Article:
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pone-0070445-g009: Clonal expansion in a context of normal chromosome mis-segregation.(A) Evaluation of clonal expansion of cells with trisomy for a single chromosome (+C), set up under similar conditions as described in Figure 8 but with a mis-segregation rate similar to normal fibroblasts (p = 4×10−4), a constant rate of positive selection (Sp) of 50%, and a variable degree of negative selection against aneuploidy (Sn). Parallel simulations were performed with a control population with equal conditions except for an absence of positive selection. (B, C) A clonal expansion resulting in dominance of cells with +C (prevalence >99%) after 1000 generations is observed when Sp> Sn, while Sp = Sn results in variable prevalence of cells with +C, including expansion up to a prevalence of 33% (Sn = 50%:1 in C), expansion followed by regression (Sn = 50%:2 in C), and a lack of clonal expansion (Sn = 50%:3 in C). Each circle in B corresponds to a single run of simulations, with 10 runs per level of Sn, while the red line corresponds to mean results. Red plots in C correspond to prevalence of +C cells under positive selection and blue plots reflect the results of parallel control simulations with Sp = 0; x axes denote mitotic generations.

Mentions: Clonal expansion should in theory occur under all conditions where the fitness gain of a certain chromosome alteration outweighs the negative selection against aneuploidy. This infers that clonal expansion of aneuploid cells should be able to occur in conditions also with a normal chromosomal mis-segregation rate if the balance between positive and negative selection acting on aneuploidy was perturbed. To model this situation, we set up a small virtual cell population (1000 cells) that were allowed to proliferate under a constant mis-segregation rate similar to that in fibroblasts (Figure 9A). A constant, high positive selection of 50% for all cells obtaining trisomy for a certain chromosome (+C) was introduced, computed in an identical fashion to the LoVo simulations except for the lower positive selection for a single trisomy in that model. The system was then tested with a span of different negative selection levels against aneuploidy. As expected, simulations where positive selection predominated (Sp> Sn) resulted in a dominance (>99% prevalence) of trisomic cells with an extra copy of chromosome C, after less than 100 generations (Figure 9B and C), while the opposite condition (Sp< Sn) failed to generate clonal expansion of +C cells. Notably, simulations with identical positive and negative selection pressure (Sp = Sn) resulted in an unpredictable system, with the prevalence of +C cells ranging from 0 to 33%, providing a correlate to cytogenetic sub-clonality. In all, these simulations showed that even under chromosomally stable conditions such as in non-neoplastic tissue, and in very small populations, an expansion of aneuploid cells can occur if the aneuploidy in question confers a net positive fitness effect.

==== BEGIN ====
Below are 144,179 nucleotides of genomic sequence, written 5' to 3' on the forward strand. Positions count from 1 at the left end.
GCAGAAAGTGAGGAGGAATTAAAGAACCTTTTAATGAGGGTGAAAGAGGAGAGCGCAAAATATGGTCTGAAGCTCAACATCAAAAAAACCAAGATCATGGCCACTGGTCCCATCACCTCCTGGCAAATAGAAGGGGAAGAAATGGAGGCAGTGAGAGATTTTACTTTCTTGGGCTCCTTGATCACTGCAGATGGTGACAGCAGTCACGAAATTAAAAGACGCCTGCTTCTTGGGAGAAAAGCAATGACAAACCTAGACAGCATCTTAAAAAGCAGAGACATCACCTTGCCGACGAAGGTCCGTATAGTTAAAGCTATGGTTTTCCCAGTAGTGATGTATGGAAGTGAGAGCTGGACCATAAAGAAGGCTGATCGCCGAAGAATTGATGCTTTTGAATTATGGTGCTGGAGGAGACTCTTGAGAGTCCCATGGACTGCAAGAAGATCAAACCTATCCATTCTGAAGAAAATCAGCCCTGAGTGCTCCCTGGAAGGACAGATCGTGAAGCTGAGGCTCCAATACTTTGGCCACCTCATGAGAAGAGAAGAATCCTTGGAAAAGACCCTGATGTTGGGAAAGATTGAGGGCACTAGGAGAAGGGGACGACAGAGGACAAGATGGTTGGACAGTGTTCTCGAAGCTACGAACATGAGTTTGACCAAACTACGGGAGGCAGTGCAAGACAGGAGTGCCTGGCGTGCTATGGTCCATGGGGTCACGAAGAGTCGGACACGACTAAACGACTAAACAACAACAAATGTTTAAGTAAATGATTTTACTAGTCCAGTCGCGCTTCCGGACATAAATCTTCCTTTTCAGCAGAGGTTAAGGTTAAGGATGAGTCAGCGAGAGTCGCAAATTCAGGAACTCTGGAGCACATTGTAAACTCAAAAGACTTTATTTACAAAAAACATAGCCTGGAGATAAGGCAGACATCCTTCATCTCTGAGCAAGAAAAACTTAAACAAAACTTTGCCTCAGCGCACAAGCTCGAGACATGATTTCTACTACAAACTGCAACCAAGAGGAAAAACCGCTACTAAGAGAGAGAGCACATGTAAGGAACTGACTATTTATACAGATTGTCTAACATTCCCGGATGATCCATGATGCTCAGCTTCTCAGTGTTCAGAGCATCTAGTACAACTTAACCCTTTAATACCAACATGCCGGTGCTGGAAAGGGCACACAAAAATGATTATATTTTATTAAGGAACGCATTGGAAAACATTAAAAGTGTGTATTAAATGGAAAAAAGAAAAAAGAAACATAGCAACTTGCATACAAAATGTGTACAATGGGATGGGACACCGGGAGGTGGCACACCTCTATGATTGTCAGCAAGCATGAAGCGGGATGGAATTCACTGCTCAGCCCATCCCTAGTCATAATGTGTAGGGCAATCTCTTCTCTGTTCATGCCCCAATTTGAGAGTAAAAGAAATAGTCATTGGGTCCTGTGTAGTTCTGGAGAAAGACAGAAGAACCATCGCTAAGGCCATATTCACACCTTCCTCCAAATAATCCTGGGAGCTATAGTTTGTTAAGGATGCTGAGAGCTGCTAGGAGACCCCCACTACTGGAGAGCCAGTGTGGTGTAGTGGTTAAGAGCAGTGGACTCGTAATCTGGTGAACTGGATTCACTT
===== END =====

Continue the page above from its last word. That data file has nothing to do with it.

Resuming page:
Elevated tolerance to aneuploidy in cancer cells: estimating the fitness effects of chromosome number alterations by in silico modelling of somatic genome evolution.

Valind A, Jin Y, Gisselsson D - PLoS ONE (2013)

Clonal expansion in a context of normal chromosome mis-segregation.(A) Evaluation of clonal expansion of cells with trisomy for a single chromosome (+C), set up under similar conditions as described in Figure 8 but with a mis-segregation rate similar to normal fibroblasts (p = 4×10−4), a constant rate of positive selection (Sp) of 50%, and a variable degree of negative selection against aneuploidy (Sn). Parallel simulations were performed with a control population with equal conditions except for an absence of positive selection. (B, C) A clonal expansion resulting in dominance of cells with +C (prevalence >99%) after 1000 generations is observed when Sp> Sn, while Sp = Sn results in variable prevalence of cells with +C, including expansion up to a prevalence of 33% (Sn = 50%:1 in C), expansion followed by regression (Sn = 50%:2 in C), and a lack of clonal expansion (Sn = 50%:3 in C). Each circle in B corresponds to a single run of simulations, with 10 runs per level of Sn, while the red line corresponds to mean results. Red plots in C correspond to prevalence of +C cells under positive selection and blue plots reflect the results of parallel control simulations with Sp = 0; x axes denote mitotic generations.
© Copyright Policy
Related In: Results  -  Collection

Show All Figures
getmorefigures.php?uid=PMC3722120&req=5